I was walking up Varick Street at 7:00 a.m. and came across this sad sight.
Some shitheel took out a tree with his/her sloppy driving. It was a direct hit. It looks like they drove their car right onto the sidewalk and up the trunk of the tree. They stripped the bark clean off for added insult. I can only hope the car was damaged beyond repair.
For some reason, my heart always breaks a little bit when I see a tree taken down. Who doesn’t love trees!? I especially enjoyed J.R.R. Tolkien’s treatment of them. At this point, Manhattan is almost solid concrete. Trees are a scarce commodity. This is one of the distinguishing characteristics that makes London a nicer city than New York. London is much greener and feels more like a collection of homey neighborhoods.
Here’s a rather plain but still attractive building on 8th Avenue and 15th Street across from the the truly gorgeous Apple store. It has some clean lines and I like the crown work. The brick façade is nice and warm. The awning is a nice touch. Unfortunately, it has been murdered by some shitheel architect.
We’re all out of horizontal space in New York so a popular work-around is to utilize the vertical space. There are lots of older buildings that have had structures added to the top of them. It can sometimes work with the existing aesthetics but what happened here is an abomination.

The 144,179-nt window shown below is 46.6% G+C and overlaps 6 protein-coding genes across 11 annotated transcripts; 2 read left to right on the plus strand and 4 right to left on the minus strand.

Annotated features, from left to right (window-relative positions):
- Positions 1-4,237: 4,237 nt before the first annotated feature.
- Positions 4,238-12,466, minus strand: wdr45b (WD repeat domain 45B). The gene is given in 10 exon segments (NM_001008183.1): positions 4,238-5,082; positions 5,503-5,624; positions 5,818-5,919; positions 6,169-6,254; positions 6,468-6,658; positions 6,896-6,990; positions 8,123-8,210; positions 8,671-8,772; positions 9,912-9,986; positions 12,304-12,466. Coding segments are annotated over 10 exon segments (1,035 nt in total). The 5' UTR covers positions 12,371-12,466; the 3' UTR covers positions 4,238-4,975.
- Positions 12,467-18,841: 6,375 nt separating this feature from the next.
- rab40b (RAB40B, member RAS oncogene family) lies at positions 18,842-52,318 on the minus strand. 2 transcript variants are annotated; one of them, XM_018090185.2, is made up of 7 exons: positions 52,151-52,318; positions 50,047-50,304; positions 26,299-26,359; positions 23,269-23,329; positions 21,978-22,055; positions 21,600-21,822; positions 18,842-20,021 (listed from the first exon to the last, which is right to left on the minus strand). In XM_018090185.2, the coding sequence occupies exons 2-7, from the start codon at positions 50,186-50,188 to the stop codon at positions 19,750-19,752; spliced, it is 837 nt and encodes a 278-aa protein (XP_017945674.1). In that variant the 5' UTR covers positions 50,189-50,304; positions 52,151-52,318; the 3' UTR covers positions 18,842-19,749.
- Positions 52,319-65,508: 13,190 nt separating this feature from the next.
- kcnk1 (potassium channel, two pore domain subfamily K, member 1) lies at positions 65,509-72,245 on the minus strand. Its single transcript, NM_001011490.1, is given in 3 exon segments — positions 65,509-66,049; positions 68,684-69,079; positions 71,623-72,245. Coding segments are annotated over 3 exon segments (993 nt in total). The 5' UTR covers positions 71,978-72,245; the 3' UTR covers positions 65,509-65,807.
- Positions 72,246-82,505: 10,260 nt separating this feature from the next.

An ugly, festering, cancerous carbuncle has been jammed onto the top of the original building. It doesn’t have anything whatsoever to do with the original design. But what the hell. I’m sure they’re making a fortune off the rentals and in New York, too often, that’s what it’s all about.
Fun fact: To the right is the Old Holmstead Steak House. At 140 years, it’s one of the oldest steak houses in Manhattan. I had a Kobe beef burger there once and it was kind of gross. The meat was almost raw.
at least the tree can be replaced. nothing short of a miracle can fix the modified architecture.seriously – the vertical space could have been exploited in a way that didn’t make it look as though a high-tech trailer park hadn’t sprouted from the roof…
Having braced myself for the photo of the modified building I still shrieked when I saw it.I hope the person driving that car crapped him/herself!I have some lovely photos of tree lined London, I’ll have to look them out and post them.
Daisy: I’ve seen PLENTY of examples whereby a building had floors added and it worked in perfect symmetry with the existing structure. Eryl: Wouldn’t it be hysterical if the architect who ruined that building was the same person who murdered that tree!?